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The Turkeys History That Every Farmer Must Know Of
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You may not have taken note, but turkeys traditionally sold in supermarkets today are now made of primarily white meat. Over the past years, turkeys have been bred and injected with antibiotics specifically to develop them quicker, and contain more of the lighter meat many people have come to love.
Heritage turkeys are greatly becoming a chosen alternative to the chemically bred turkeys stuffing store shelves. The term heritage incorporates a variety turkey breeds, including Black, Bourbon Red, Royal Palm, Slate and many more. These breeds can trace their ancestral roots back hundreds of years, and are kept as closely to wild turkeys as possible.
Free of chemicals and antibiotics, these animals appear and taste in a different way when compared to modern store-bought turkeys, and often have a white to dark meat with ratio closer to 50/50, a substantial increase to common, predominately white options. With the decrease in chemicals and increase in dark meat also brings you a climb in price. While you may get a supermarket turkey for about $1 per pound, heritage turkeys can cost a buyer up to $7 every pound.
Considering you should purchase one to one and a half pounds of turkey per person, this may result a very expensive supper. If you can afford the price leap, then get heritage turkey cause it can be ideal for you.
If you like dark meat, and enjoy the taste of other untamed, game-y tasting birds, then the heritage turkey is perfect for you.
The Various Types Of Turkeys To Know About
Fresh Turkeys: By definition, a fresh turkey has not been frozen under a specific temperature, but doesn't mean it was never frozen at all. Turkeys can be labeled as fresh if they have never been cooled below 26 degrees Farrenheit.
To note, because fresh turkeys may still be stored at very low temperatures, they may have just been stored at farms or storages for weeks, at times months, before they are offered for sale. Usually ask when your turkey was butchered to ensure the freshest possible turkey.
Frozen Turkeys: A turkey will be labelled as frozen if it has been kept below zero degrees F. Frozen turkeys are frequently the easiest, most economical option found at various supermarkets, though they often lose some of the bird's natural juices, and can be more challenging to chew.
Not Previously Frozen Turkeys: This term may easily cause confusion, and means that the turkey was chilled below twenty six degrees F, so it won't be called "fresh", but above 0 degrees F, so it does not have to be labelled "frozen".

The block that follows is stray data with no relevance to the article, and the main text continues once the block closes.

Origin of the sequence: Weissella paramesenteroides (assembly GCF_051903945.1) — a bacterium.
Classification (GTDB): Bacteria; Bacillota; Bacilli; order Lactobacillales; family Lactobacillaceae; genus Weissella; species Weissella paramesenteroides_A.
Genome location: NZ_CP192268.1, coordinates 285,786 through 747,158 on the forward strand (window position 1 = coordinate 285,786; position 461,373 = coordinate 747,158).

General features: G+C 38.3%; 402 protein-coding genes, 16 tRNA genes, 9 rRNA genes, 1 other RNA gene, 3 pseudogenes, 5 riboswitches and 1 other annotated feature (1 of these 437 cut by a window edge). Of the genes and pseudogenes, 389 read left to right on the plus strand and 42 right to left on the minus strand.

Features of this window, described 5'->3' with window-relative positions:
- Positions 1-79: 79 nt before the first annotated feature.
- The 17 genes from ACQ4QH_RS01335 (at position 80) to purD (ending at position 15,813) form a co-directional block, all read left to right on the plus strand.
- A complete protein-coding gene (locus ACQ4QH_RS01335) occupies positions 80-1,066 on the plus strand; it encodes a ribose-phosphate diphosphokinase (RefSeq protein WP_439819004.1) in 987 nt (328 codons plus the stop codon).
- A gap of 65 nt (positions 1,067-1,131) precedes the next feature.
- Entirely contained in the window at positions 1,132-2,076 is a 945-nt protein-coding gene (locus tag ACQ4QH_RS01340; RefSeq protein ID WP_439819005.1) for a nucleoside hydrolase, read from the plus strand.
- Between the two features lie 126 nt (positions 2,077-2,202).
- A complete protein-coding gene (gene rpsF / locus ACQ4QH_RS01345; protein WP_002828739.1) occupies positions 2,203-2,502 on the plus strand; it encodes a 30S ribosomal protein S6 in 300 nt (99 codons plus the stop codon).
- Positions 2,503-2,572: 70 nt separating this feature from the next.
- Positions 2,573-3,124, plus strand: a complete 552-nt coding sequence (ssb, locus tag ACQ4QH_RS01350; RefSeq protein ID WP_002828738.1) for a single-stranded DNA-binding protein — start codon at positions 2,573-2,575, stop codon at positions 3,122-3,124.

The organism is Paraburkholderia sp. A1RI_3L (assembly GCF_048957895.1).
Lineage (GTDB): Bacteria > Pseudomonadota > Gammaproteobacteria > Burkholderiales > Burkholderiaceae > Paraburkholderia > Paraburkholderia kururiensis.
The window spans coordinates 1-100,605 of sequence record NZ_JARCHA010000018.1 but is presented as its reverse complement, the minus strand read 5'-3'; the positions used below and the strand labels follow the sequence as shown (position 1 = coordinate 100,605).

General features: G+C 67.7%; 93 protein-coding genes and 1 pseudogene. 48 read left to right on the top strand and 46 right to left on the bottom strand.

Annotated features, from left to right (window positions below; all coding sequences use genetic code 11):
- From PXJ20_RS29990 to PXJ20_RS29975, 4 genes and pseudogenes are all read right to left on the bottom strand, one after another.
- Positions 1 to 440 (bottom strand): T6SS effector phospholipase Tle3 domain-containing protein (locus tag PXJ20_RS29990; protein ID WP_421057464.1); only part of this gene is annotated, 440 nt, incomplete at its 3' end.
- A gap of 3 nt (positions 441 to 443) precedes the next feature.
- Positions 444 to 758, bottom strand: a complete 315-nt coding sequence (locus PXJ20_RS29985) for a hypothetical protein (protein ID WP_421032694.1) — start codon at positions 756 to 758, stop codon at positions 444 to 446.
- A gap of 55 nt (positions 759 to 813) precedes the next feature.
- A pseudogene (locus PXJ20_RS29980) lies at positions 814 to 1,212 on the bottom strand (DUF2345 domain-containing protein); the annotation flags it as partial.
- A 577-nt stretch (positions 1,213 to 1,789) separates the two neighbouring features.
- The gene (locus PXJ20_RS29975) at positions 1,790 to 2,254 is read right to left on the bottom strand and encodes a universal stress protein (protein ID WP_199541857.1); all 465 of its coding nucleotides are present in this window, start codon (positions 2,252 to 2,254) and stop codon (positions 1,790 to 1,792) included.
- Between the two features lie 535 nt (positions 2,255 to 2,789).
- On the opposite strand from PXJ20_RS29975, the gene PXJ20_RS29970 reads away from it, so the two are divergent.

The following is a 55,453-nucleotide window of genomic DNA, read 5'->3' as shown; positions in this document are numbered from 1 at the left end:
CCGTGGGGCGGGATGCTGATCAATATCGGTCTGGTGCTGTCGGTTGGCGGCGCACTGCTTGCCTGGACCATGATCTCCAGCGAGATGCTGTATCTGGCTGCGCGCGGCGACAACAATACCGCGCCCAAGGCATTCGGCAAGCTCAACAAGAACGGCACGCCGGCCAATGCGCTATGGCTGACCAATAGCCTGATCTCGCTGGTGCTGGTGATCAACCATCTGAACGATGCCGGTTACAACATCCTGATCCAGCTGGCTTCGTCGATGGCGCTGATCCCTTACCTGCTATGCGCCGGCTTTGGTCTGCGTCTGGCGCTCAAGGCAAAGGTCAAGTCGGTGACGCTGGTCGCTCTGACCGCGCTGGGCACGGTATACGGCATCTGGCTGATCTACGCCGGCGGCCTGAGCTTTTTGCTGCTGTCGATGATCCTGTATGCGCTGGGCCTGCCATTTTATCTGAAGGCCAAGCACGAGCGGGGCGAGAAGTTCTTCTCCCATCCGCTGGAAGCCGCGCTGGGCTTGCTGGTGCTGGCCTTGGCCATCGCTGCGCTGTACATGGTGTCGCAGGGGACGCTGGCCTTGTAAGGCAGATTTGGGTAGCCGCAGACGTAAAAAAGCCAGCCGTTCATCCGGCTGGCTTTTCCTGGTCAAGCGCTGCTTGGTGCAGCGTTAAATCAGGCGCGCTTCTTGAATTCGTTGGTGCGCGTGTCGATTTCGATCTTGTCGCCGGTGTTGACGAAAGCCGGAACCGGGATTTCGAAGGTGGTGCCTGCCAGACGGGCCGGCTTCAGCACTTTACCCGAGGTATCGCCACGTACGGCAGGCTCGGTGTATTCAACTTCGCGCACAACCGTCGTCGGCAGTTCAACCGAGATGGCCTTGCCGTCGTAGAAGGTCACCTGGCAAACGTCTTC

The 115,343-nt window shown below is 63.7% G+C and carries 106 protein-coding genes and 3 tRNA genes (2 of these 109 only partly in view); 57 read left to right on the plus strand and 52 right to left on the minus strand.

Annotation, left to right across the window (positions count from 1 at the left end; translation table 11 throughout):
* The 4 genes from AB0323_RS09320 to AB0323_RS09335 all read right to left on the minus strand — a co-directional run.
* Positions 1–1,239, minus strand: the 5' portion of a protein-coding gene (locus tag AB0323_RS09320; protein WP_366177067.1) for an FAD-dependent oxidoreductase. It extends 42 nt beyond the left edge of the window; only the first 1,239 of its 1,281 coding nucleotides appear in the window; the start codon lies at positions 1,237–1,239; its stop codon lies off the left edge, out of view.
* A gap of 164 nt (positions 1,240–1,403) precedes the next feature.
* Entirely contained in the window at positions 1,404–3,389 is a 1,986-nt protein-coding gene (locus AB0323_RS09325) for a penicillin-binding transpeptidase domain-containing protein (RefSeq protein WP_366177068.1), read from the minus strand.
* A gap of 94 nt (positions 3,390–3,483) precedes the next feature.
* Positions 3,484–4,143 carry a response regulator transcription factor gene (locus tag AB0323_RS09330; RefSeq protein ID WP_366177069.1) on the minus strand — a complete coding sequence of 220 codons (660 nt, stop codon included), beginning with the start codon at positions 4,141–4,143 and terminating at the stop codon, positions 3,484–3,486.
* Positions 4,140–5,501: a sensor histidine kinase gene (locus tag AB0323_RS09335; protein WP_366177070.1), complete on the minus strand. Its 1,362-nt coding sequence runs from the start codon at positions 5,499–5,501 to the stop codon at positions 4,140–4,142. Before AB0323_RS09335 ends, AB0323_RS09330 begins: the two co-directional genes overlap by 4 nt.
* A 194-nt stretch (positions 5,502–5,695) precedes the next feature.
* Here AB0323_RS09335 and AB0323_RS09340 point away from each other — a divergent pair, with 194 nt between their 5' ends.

Kosher Turkeys: Kosher turkeys are raised on grain, and are not given chemical stimulants. Allowed to graze freely, these turkeys are raised, killed then prepared according to kosher regulations, with a salt brine soak. This kind of soak gives kosher turkeys a distinctive flavor, and increases the bird's overall weight, which can increase price.
Natural Turkeys: Surprisingly, this label doesn't refer on how the bird grew up. Natural turkeys are merely kept unseasoned, basted or shaded before being sold. Make sure to remember that before paying more for a turkey with this kind of label.
Organic Turkeys: These kinds of birds are kept with specifically designated feed, and without the added chemicals. While many consumers prefer the idea of an organic and natural turkey, this label does not necessarily affect the flavor or texture of the turkey.
Free Range Turkeys: This is often a misleading term, as free range does not always suggest the turkey was raised outdoors or even allowed most of its time outdoors. A farmer may label its turkeys 'free range' provided that the birds were allowed several minutes per day of outdoor time - a standard that hardly affects taste or quality. There's far more required in keeping healthy turkeys. A recommended start is to get your own turkeys, but before you do that get our complete guide on raise turkeys in your backyard to avoid costly mistakes.
However if you are interested in livestock farming and want to farm different types of livestock such as goats, sheep, cattle, swine, chickens, ducks, rabbits and horses then obtain a copy of the one and only guide to livestock farming for beginners here: GuideToProfitableLivestock.Com
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